One example Lee said which the president has taken into consideration is increasing the wage cap tax. Currently, she said, the wage cap is set at $90,000, which means that people who earn more than $90,000 per year do not pay social security taxes on anything earned above the wage cap.
"There can be things done so more moderate changes will be effective to sustain benefits," Lee said. "There have been a lot of discussions on removing or lifting the wage cap. And many people, even the public, support that."
Rosnick agrees that there is not a crisis, and hopes people will be able to understand that more once they see the results of the non-partisan calculator.
"The problem is more than 50 years in the future according to the CBO estimates," Rosnick said. "If one was to say we're in a crisis, though, the solution is even more of a crisis. Regardless if people take personal accounts or not, we're talking about deep cuts in returns compared to the promised benefits."
Although Rosnick and Lee have their own views on SS policy, they emphasize the importance of CEPR's calculator being non-partisan and multi-faceted. Other non-partisan organizations like Rock the Vote and The Century Foundation are also interested in posting the calculator on their websites in order to show how the President's plan will affect different segments of the working population.
Christy DeBoe Hicks, vice president of the Office of Public Affairs for The Century Foundation said her organization likes CEPR's idea for a non-partisan calculator and would never put a partisan one on the TCF website.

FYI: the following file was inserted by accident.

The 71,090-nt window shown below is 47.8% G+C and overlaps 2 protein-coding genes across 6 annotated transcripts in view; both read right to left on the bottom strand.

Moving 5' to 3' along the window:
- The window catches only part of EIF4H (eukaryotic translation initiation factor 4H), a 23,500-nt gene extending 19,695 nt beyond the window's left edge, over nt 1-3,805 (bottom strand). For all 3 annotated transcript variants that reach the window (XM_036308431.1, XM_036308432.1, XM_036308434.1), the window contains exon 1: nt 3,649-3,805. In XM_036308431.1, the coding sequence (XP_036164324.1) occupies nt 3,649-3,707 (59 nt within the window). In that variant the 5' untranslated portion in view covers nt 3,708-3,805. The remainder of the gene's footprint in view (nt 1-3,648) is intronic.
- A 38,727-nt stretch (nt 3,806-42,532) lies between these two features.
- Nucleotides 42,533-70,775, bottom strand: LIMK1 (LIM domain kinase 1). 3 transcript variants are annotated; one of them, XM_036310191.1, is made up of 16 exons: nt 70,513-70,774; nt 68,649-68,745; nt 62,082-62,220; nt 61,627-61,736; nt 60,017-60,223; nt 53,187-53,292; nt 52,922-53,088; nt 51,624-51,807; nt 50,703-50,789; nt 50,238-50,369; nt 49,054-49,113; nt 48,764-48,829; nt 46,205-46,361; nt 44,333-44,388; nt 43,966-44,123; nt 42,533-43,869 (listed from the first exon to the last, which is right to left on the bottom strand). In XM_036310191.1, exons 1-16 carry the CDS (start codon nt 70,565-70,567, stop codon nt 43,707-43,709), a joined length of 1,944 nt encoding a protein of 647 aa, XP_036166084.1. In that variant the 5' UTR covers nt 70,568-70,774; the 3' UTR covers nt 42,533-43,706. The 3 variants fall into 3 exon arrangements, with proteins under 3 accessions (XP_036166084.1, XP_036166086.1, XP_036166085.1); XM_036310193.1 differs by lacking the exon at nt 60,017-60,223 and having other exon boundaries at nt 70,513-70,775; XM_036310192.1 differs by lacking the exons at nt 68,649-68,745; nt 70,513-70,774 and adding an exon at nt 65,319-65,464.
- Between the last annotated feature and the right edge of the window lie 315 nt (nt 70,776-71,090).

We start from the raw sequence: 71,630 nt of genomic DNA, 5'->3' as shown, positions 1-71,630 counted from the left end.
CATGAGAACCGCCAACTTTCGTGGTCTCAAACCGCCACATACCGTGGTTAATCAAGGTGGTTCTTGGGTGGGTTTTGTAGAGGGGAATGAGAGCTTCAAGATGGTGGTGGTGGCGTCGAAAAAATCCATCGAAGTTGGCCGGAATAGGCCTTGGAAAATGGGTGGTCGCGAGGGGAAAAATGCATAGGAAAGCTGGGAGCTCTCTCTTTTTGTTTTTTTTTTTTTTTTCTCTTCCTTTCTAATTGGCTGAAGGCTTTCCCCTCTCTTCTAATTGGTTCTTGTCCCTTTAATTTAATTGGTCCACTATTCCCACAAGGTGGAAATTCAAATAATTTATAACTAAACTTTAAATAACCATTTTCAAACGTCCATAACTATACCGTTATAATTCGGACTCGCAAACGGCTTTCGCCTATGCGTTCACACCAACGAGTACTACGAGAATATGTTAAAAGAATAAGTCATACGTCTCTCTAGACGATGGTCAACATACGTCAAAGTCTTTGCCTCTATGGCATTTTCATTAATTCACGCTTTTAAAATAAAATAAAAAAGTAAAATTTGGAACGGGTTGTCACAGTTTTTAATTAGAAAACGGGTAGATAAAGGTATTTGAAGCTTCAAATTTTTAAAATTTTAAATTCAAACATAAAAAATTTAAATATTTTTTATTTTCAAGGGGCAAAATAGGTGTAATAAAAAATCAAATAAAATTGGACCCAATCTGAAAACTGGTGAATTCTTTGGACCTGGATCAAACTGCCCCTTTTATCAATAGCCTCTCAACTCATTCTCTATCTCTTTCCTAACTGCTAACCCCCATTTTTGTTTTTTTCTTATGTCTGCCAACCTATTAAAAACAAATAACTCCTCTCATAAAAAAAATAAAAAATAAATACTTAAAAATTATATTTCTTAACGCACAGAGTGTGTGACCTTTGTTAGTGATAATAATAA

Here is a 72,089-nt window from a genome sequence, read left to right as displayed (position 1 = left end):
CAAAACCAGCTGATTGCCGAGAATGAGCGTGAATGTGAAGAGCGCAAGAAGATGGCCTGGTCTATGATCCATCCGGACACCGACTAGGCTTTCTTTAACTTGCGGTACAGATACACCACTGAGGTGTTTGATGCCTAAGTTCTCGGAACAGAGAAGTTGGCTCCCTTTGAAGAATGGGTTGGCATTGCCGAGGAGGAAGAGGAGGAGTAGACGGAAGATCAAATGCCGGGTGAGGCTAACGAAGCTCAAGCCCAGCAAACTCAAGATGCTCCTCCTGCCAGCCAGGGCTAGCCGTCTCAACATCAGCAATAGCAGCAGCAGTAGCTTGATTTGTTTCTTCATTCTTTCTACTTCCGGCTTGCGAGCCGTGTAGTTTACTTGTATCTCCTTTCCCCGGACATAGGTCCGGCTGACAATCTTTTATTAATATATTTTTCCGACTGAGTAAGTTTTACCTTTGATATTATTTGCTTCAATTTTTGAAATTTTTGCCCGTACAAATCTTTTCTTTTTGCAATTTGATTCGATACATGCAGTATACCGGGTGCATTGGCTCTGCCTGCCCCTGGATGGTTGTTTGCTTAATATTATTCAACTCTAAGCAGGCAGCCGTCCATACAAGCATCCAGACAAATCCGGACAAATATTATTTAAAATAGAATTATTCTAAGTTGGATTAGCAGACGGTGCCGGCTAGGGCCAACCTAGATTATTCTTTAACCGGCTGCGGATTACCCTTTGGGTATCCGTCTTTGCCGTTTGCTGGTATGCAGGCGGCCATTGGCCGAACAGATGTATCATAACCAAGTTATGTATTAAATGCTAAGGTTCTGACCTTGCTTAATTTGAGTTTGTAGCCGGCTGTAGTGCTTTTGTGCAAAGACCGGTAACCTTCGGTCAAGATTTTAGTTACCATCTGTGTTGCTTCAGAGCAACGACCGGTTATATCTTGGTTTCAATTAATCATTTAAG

"We work with CEPR and Dean Baker, we respect their work, and have collaborated with them in the past," Hicks told UPI. "We would never put a calculator on our website that was created by a partisan group. We are non-partisan and they are a non-partisan group as well. And, it's more detailed than other calculators are."
Hicks said TCF was planning on presenting the Calculator Tuesday with CEPR, but felt there were some user-friendly aspects that need to be worked out before TCF fully supports the calculator on its website.
"At The Century Foundation, we try to take complicated things and put them into plain English so that people can understand them more easily," Hicks said. When the organization received the calculator late last week, "It just wasn't right for our purposes because we wanted something that was very user-friendly."
Both CEPR and IWPR agree that the calculator is not in a perfected state yet. Rosnick said there were technical glitches that would be worked out by the end of next week and the final calculator -- in a more attractive state -- would be uploaded by April 1.
"We are still working to improve the calculator. There are many user-friendly aspects, so we're still in the middle of discussion," Lee said. She said the CEPR calculator will be available on the IWPR Web site, "as soon as it becomes available in an improved version, so that it is easier to use and easier to read for some audiences that do not know how social security works.
IWPR currently has a Social Security calculator on its Web site, but Lee said the organization wanted to work with CEPR on developing a calculator that took into account specific concerns for women, including private accounts and the more complex issues associated with a change in policy.
"CEPR's calculator provides a lot of options," Lee said. "Most of the other calculators do not take into account what's going to happen if you take time off, changes in annuities prices, or change in stock prices. Most calculators will just take your salary and your age and this one will give a lot more flexibility."
Lee said IWPR has not decided if CEPR's calculator will replace or supplement the current one, but noted it would be good to include both for comparison.